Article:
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Illustration by Kyle Metcalf

Zero: Cargill

Sadly, there is no shortage of choice for the title of Worst Company on Earth. A host of sweatshops surely qualify, as do any number of corrupt corporate kleptocracies, mismanaged monopolies, climate-action-obstructing fossil fuel companies, price-gouging pharmaceutical companies, weapons manufacturers…the list goes on.

The Washington, D.C.-based advocacy group Mighty Earth recently took a stab at identifying the ultimate bottom-feeder in environmental governance and decided to award the dubious honour to Cargill, the agri-food giant.

The rap sheet against Cargill, the U.S.’s largest privately owned company, is a long one. In the foreword to Mighty Earth’s 7,000-word report, former U.S. Democratic Congressman Henry Waxman writes: “The people who have been sickened or died from eating contaminated Cargill meat, the child laborers who grow the cocoa Cargill sells for the world’s chocolate, the Midwesterners who drink water polluted by Cargill, the Indigenous People displaced by vast deforestation to make way for Cargill’s animal feed, and the ordinary consumers who’ve paid more to put food on the dinner table because of Cargill’s financial malfeasance – all have felt the impact of this agribusiness giant. Their lives are worse for having come into contact with Cargill.”

The report is especially scathing in regard to Cargill’s role in vast deforestation in Brazil by farmers from whom it buys massive amounts of soybeans (which largely become livestock feed).

Nonetheless, the choice of Cargill is somewhat surprising. Environmental activists even lauded it in the past for agreeing to a moratorium on buying soybeans grown on land stripped of trees in the Amazon rainforest. Cargill received a Leadership in Environment award in 2015 from the Keystone Policy Center, a non-profit.

Cargill stoutly defends itself against Mighty Earth’s charges. It noted in a statement that it donated almost US$60 million to charities in 54 countries and has agreed to a zero-deforestation commitment over a period of time in its cocoa, palm oil and soybean supply chains.

“It’s hard to hear,” Ruth Kimmelshue, the company’s chief sustainability officer, told the New York Times. “It doesn’t feel very good.”

Indeed, some may argue that other companies have a stronger claim to be the world’s worst. But in an era when business people constantly pat each other on the back with awards for excellence, no matter how obscure the achievement, it’s not a bad idea to highlight at least some of those that fall short.


 

Heroes: Business Roundtable

In August 19, more than 180 of the U.S.’s most powerful businesses broke with a long tradition by pledging to serve not only their owners, but also workers, customers, suppliers and communities. The Business Roundtable, America’s most influential lobby group of corporate leaders, retreated from its longstanding position that corporations exist principally to serve their shareholders.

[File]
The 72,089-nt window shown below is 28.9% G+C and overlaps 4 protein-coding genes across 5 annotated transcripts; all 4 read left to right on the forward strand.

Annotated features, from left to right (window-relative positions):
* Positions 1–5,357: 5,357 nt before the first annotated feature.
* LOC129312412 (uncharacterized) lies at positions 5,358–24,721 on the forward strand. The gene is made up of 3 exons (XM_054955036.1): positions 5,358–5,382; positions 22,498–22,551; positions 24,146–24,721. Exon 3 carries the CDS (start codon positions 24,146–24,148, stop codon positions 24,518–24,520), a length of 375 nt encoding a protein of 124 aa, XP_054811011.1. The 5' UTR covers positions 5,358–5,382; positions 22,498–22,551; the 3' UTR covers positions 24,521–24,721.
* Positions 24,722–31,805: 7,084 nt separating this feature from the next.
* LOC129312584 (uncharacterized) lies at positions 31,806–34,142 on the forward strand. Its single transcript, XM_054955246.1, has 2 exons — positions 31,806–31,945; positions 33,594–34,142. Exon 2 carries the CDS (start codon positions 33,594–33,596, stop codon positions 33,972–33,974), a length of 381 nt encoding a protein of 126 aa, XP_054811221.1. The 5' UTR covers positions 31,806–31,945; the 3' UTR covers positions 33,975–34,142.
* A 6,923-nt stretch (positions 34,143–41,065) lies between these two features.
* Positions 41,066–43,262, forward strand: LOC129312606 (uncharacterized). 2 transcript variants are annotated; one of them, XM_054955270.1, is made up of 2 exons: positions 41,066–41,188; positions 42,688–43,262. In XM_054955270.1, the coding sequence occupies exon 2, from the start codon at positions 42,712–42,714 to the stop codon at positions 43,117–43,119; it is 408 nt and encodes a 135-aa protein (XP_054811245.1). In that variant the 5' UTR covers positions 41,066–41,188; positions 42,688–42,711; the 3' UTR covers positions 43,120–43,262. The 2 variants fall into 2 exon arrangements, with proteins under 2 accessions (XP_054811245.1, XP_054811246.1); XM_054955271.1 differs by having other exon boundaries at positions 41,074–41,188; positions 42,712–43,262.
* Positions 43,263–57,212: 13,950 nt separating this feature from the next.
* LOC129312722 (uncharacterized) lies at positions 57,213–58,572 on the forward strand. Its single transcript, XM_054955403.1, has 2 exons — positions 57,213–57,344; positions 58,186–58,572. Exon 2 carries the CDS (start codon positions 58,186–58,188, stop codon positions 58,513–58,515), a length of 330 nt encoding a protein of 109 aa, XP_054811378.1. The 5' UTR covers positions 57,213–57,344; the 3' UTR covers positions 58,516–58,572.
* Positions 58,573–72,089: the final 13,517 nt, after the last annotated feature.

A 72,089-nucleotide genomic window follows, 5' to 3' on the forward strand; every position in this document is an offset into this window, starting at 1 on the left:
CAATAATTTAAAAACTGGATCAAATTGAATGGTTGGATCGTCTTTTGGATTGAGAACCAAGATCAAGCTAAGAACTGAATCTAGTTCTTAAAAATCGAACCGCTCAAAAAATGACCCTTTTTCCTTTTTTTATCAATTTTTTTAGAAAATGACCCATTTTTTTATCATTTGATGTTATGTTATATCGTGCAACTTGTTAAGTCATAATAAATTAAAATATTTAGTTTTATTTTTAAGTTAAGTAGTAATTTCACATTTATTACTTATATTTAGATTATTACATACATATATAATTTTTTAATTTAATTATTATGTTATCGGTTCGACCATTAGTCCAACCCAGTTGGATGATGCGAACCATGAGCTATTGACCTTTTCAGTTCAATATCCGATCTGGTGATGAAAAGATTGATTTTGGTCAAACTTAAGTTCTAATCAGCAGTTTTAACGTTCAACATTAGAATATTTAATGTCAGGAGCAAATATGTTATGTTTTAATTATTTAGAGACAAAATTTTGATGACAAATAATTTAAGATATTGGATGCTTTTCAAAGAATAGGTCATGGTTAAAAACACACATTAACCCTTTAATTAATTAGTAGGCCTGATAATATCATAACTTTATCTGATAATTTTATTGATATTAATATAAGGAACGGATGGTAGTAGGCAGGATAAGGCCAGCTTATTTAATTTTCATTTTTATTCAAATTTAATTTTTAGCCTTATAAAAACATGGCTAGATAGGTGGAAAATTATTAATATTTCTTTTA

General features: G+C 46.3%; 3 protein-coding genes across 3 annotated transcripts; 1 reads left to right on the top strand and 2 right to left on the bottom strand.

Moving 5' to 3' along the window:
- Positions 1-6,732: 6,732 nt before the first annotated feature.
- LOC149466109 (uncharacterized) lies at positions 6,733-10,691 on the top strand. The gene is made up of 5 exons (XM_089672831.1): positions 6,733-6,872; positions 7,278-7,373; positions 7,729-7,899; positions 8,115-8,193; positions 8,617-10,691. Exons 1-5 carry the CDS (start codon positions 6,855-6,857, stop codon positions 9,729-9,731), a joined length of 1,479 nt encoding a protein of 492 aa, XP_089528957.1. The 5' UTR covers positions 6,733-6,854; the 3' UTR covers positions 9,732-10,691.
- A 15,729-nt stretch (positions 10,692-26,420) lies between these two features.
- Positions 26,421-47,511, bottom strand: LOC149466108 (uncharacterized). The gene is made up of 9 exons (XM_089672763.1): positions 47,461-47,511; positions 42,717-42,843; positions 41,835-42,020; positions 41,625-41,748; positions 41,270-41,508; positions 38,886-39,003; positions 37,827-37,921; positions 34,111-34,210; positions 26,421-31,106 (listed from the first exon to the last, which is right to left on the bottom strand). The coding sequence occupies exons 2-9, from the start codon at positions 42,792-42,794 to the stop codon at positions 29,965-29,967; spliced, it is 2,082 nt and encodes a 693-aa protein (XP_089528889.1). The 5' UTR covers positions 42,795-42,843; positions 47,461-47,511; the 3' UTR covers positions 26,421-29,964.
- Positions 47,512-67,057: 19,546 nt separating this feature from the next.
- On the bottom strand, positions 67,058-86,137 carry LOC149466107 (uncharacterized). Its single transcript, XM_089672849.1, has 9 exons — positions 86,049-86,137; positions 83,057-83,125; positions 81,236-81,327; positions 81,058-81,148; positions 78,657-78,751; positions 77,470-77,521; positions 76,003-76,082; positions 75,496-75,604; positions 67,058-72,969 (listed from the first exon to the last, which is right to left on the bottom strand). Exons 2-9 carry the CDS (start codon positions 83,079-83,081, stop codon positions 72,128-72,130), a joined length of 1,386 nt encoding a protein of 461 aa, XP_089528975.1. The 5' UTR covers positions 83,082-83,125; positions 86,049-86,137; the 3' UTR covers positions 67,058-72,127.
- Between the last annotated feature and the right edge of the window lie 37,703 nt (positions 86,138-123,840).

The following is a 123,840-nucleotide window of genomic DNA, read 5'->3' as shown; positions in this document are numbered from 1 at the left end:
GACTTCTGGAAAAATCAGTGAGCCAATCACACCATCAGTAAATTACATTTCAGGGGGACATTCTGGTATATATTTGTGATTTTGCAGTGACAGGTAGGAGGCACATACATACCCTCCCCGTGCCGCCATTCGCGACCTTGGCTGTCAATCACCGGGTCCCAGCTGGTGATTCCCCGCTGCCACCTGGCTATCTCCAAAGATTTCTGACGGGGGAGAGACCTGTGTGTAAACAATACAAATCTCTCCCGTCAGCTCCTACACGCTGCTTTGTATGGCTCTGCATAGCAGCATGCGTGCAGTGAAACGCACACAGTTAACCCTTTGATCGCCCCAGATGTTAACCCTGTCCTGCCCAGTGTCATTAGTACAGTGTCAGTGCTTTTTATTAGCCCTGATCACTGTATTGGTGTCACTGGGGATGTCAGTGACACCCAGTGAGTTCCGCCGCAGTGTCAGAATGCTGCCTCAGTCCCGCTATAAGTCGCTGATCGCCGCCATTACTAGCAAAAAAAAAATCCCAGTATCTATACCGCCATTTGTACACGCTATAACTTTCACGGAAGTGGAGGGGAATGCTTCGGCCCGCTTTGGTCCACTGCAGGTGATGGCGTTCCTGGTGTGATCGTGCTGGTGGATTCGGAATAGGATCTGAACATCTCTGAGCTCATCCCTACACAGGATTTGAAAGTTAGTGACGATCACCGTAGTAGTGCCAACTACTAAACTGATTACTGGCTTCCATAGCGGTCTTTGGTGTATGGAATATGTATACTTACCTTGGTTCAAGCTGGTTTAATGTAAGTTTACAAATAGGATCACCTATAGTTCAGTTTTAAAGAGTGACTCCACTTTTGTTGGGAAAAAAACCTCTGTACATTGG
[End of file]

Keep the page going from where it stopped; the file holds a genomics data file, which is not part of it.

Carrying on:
Yet even as they did so, there was no shortage of evidence that many of these companies – and others – remain squarely focused on maximizing profits and driving up the price of their shares.

On the very same day as the announcement, three tech giants – Amazon, Facebook and Google – vowed to fight a 3% “digital” tax that France imposed earlier this year to counter the companies’ unrelenting efforts to avoid paying their fair share of taxes. A week later, an Oklahoma judge ordered another Roundtable signatory, the pharmaceutical group Johnson & Johnson, to pay US$572 million for its role in causing the opioid crisis that, in his words, had “ravaged” the state.

These are hardly the signs one would expect of a more caring and inclusive business community.

Even so, the Roundtable’s statement signals a welcome break from the past. Its original 1997 mission statement declared, “The paramount duty of management and of boards of directors is to the corporation’s stockholders.” The interests of other stakeholders, like employees or local communities, were only “relevant as a derivative of the duty to stockholders.”

Now, says the Roundtable, “Each of our stakeholders is essential.” To its credit, the new approach recognizes that rising public anger over issues like executive pay (and, more broadly, income inequality), climate change and the opioid crisis has sullied the reputation of business. As Jamie Dimon, JPMorgan Chase’s CEO and Roundtable chair, put it, “the American dream is alive, but fraying.”

The question is how effective the Roundtable’s new approach will be. Corporate Knights has suggested following up on the statement of purpose with concrete commitments to carbon-zero business plans and paying a living wage, for starters. Without these kinds of concrete commitments, World Resources Institute’s Kevin Moss says the Roundtable’s new statement “shows 200 CEOs are stuck in yesteryear’s (corporate social responsibility).”

However true that may be, the Roundtable’s new approach at least enables society to hold businesses to a standard based on more than quarterly earnings and return on investment. Let the scrutiny – and the consequences that flow from it – begin.

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